It’s been ten years since Caroline Polachek and Patrick Wimberly transported their fledgling avant-garde pop group, Chairlift, from the outskirts of Boulder, Colorado, to the bustle of the Williamsburg waterfront. The past decade saw the band split with its third member, release a handful of much buzzed-about records, and collaborate with Beyoncé on “No Angel,” one of the more elegant tracks from the artist’s most recent album. Now based in Greenpoint, and surrounded by a vastly different Brooklyn arts scene, Polachek and Wimberly are set to release a new Chairlift LP for the first time in roughly four years, a project colored by the atmosphere of the city that helped raise them.
“For us, it’s more that the [songs] are inspired by the energy of New York City, rather than trying to imitate every sort of genre that could be recognized as New York music,” Polachek, who was born in Manhattan and raised largely in Connecticut, tells the Voice. “I’ve always known that I was going to live in New York, ever since I was a little kid. New York lights a fire under your ass in terms of motivating you and making you work. It’s not like other cities where you can be very creative but not have to hustle.”
Tracked at a converted pharmaceutical factory near their homes in Brooklyn, Moth — out January 22 on Columbia Records — is the closest the duo has come to creating a mainstream pop album. Resounding yet ethereal, Polachek’s voice cascades over Wimberly’s densely layered arrangements, producing something that’s melodic, hook-driven, and exceedingly danceable. And even though Chairlift’s rise to prominence is often linked to a kitschy iPod Nano ad featuring one of the group’s early singles, the new record, in many ways, feels like a conscious departure from the strange, Eighties-influenced synthpop that dominated much of 2008’s Does You Inspire You and 2012’s Something.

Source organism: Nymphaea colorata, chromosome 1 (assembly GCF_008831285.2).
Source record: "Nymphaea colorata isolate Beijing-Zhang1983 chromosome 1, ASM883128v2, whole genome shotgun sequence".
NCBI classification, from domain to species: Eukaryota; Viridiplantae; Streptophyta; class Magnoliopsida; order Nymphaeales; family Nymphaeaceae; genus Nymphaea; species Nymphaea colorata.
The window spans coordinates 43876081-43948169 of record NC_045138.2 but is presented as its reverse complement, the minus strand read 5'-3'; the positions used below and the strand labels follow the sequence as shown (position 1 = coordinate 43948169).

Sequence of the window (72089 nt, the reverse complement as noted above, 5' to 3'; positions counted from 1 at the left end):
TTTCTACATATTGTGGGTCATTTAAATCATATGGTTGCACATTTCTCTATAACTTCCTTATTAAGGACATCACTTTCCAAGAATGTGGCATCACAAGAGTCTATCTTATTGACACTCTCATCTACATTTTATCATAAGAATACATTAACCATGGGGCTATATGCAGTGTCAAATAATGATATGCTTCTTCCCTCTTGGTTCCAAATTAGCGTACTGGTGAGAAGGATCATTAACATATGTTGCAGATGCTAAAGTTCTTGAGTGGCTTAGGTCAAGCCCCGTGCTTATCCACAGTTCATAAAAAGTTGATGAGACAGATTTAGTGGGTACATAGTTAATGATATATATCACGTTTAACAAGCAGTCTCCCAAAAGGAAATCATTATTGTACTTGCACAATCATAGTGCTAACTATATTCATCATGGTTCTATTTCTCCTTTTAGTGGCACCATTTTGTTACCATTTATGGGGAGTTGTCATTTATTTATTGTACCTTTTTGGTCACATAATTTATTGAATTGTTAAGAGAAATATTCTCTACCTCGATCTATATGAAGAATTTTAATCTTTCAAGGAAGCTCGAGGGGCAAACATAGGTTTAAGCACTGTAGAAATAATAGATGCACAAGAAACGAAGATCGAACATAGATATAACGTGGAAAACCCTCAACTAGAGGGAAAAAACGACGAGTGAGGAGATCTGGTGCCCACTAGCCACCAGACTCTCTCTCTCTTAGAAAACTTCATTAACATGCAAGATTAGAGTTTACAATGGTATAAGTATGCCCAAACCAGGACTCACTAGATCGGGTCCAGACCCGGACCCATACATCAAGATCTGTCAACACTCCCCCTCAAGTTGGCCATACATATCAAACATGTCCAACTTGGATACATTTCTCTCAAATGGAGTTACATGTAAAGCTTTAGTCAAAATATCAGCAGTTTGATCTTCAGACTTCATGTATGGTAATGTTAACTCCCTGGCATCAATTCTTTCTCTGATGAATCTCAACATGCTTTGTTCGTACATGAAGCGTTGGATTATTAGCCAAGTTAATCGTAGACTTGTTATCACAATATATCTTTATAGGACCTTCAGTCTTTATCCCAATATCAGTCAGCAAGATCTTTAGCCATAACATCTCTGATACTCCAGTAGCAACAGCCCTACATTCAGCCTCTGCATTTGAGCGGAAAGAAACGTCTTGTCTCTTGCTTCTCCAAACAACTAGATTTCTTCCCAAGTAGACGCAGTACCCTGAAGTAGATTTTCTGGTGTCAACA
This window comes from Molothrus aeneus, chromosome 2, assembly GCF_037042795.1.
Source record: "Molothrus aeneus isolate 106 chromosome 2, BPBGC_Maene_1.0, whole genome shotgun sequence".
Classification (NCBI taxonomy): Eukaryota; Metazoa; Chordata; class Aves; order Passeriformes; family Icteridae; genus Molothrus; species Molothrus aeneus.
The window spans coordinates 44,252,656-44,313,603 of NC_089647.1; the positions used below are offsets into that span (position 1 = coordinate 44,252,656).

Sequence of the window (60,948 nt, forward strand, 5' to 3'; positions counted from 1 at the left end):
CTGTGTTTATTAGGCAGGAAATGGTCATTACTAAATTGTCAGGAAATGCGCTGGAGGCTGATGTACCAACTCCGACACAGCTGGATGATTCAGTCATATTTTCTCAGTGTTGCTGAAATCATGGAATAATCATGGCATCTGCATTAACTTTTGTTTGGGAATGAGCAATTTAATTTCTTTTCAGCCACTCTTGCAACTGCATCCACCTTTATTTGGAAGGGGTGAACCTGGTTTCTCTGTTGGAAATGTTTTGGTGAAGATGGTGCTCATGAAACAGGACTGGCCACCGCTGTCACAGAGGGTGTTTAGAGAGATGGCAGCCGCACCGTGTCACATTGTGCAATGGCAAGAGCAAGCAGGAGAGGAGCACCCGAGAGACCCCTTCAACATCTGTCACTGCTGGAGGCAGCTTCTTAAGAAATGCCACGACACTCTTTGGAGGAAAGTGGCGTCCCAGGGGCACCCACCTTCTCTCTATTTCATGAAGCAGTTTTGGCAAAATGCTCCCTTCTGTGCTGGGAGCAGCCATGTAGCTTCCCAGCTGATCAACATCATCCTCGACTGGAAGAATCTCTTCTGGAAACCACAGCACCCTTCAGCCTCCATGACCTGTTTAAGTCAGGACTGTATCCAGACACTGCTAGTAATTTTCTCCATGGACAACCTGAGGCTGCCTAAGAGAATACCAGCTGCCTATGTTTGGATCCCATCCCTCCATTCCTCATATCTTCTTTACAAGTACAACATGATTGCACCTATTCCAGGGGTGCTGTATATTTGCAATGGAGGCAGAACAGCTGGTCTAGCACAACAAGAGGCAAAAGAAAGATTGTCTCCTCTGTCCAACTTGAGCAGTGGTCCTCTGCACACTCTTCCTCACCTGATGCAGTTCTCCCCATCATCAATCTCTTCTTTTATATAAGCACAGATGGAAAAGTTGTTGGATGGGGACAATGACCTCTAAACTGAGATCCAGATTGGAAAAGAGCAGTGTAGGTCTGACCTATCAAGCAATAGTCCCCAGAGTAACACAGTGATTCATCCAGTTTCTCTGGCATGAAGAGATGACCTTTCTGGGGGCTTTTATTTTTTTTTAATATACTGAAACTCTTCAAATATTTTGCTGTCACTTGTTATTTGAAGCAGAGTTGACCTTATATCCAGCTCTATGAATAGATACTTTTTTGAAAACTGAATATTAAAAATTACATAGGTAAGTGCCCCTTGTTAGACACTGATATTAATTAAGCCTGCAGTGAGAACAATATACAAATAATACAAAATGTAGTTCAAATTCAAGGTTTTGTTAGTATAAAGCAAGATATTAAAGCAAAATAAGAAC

Today, Chairlift credit Beyoncé with expanding their definition of what pop music can mean. Beyoncé’s younger sister, Solange, had been a Chairlift fan since the early Aughts; she fell in love with their dazed, mid-tempo single “Planet Health” almost eight years ago and later collaborated with Wimberly for a performance at the MoMA. Taking a break from working in the studio — and actively searching for a fresh source of inspiration — Beyoncé came out to the show and wound up asking the duo to pen a track for her new record, a project still cloaked in secrecy at the time. Released without warning in the winter of 2013, the self-titled album would also feature songwriting credits from the likes of Frank Ocean, Sia, Justin Timberlake, and Miguel, among others.
“It made a big impression on the writing of this record because it made us realize how open the world of pop music is right now,” explains Polachek, who released a solo album under the moniker Ramona Lisa in 2014. “It’s funny, because the only instruction that we were given was to not write for Beyoncé. In general, I think that people aren’t interested in repeating themselves and aren’t interested in formulas. Change is an exciting thing.